Microsoft Office 2010: the history
Back in the 1990s, Microsoft Office still seemed new and exciting. Users were amazed by its powers: it highlighted typos, suggested grammatical changes and automatically recognised when you needed an accent on a foreign word or needed to renumber a PowerPoint list. It could do your sums for you and create graphs from sets of figures. It could even supply presentation handout notes as aides-memoires. See also: Office 2013 review.
Back then the Office productivity suite of tools was almost universally used and widely admired (a few security exploits notwithstanding). Encouraged by the praise heaped on what was to become the most successful program of its type, Microsoft added more and more features and bulked out the number of programs and variety of editions customers could choose from. The result: too much choice and too much bloat, cried commentators.
In the days of Windows XP, a feature-laden copy of Office Professional was accused of taking up far more than its share of system resources. With less than 1GB of RAM powering the programs on the average home PC, the dictionaries and templates, Clippy the assistant and the context-based help began to rile consumers who simply wanted to type a letter or fill in their household expenses spreadsheet.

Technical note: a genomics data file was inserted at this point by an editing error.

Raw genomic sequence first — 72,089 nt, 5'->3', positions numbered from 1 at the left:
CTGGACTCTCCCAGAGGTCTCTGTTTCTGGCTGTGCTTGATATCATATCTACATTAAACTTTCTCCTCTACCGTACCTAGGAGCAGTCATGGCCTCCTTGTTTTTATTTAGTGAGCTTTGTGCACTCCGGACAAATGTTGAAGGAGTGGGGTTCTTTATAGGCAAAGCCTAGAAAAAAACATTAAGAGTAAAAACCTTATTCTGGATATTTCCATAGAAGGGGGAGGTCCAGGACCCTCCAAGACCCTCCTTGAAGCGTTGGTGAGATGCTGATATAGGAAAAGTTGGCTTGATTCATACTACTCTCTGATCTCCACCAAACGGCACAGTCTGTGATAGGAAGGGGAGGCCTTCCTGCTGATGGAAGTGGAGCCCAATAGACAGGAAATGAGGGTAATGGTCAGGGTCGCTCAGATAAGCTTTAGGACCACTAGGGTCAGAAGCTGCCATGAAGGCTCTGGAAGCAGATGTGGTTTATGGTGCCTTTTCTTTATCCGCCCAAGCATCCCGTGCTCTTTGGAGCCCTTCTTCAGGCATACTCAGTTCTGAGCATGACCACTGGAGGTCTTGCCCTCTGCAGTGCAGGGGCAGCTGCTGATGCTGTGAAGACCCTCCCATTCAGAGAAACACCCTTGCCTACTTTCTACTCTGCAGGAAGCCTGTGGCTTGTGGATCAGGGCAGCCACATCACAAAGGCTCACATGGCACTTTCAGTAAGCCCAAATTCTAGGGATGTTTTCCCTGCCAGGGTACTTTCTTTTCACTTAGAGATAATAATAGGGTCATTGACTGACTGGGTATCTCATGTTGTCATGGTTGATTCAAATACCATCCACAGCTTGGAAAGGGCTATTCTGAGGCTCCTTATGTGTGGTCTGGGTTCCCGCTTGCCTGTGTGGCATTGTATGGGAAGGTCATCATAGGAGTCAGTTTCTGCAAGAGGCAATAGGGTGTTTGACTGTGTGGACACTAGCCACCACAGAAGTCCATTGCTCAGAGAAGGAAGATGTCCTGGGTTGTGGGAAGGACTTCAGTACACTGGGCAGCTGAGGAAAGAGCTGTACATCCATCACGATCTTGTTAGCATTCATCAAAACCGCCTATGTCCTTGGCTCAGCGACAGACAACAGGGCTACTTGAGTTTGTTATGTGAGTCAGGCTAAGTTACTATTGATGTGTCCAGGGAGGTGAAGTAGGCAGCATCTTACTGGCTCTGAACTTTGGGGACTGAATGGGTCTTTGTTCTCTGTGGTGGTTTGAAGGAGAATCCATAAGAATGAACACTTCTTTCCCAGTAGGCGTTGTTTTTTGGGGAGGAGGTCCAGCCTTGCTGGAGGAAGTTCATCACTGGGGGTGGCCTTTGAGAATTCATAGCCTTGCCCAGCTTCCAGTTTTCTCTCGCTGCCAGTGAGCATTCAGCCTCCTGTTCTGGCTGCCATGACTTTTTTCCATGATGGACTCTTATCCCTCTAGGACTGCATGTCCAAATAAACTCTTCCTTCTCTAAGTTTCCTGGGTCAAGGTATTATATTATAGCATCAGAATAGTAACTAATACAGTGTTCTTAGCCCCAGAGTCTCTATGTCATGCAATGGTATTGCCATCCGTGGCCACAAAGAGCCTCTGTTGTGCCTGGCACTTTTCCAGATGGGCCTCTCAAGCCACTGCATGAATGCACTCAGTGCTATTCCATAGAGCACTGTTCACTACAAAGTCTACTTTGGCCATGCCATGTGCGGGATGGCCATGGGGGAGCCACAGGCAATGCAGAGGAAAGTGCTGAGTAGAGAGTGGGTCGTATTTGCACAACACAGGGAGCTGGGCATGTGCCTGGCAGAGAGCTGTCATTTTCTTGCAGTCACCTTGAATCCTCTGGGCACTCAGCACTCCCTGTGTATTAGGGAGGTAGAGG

Microsoft responded to the criticism by reining in Office’s intrusions. Microsoft Office 2007 saw the introduction of a ribbon menu that made it easier to get to the items related to your current task, rather than interrupting you to check that you are doing things Microsoft’s way. Intended to be a less overblown take on Office, however, the 2007 version was berated for making unnecessary alterations to a largely successful interface. Many people never upgraded from Office 2003, while plenty still use earlier versions.
With Office 2010, Microsoft hopes to find us all on the same electronic page. It’s cut back on the number of versions, with home and non-business users offered a single Office Home and Student Edition. It’s given the constituent programs in Office a uniform look (Outlook’s design lagged behind the other main programs), it’s made a concerted effort to add web-based elements into the mix and it’s allowed plenty of time for both closed beta testers and the general public to try out Office 2010’s various features and provide feedback on them.
To this end, Office 2010 has been available as a free beta download for the past six months. That’s given Microsoft plenty of time to gather valuable feedback from users about what does and doesn’t work, and to iron out any glitches that may have been uncovered.
In mid-April 2010, Microsoft announced that it had completed this process and was ready to start rolling out its office suite in time for a June launch. But the trial version was still available as we went to press, so it’s not too late to try before you buy.
As you’ll learn from our reviews over the following pages, we think many readers will want to become Microsoft Office 2010 users. Should you agree, we’ve got some advice on how to go about doing so for free or on the cheap.
NEXT: suite-wide Office changes >>
Click here for our review of Microsoft Office 2010 Web Apps.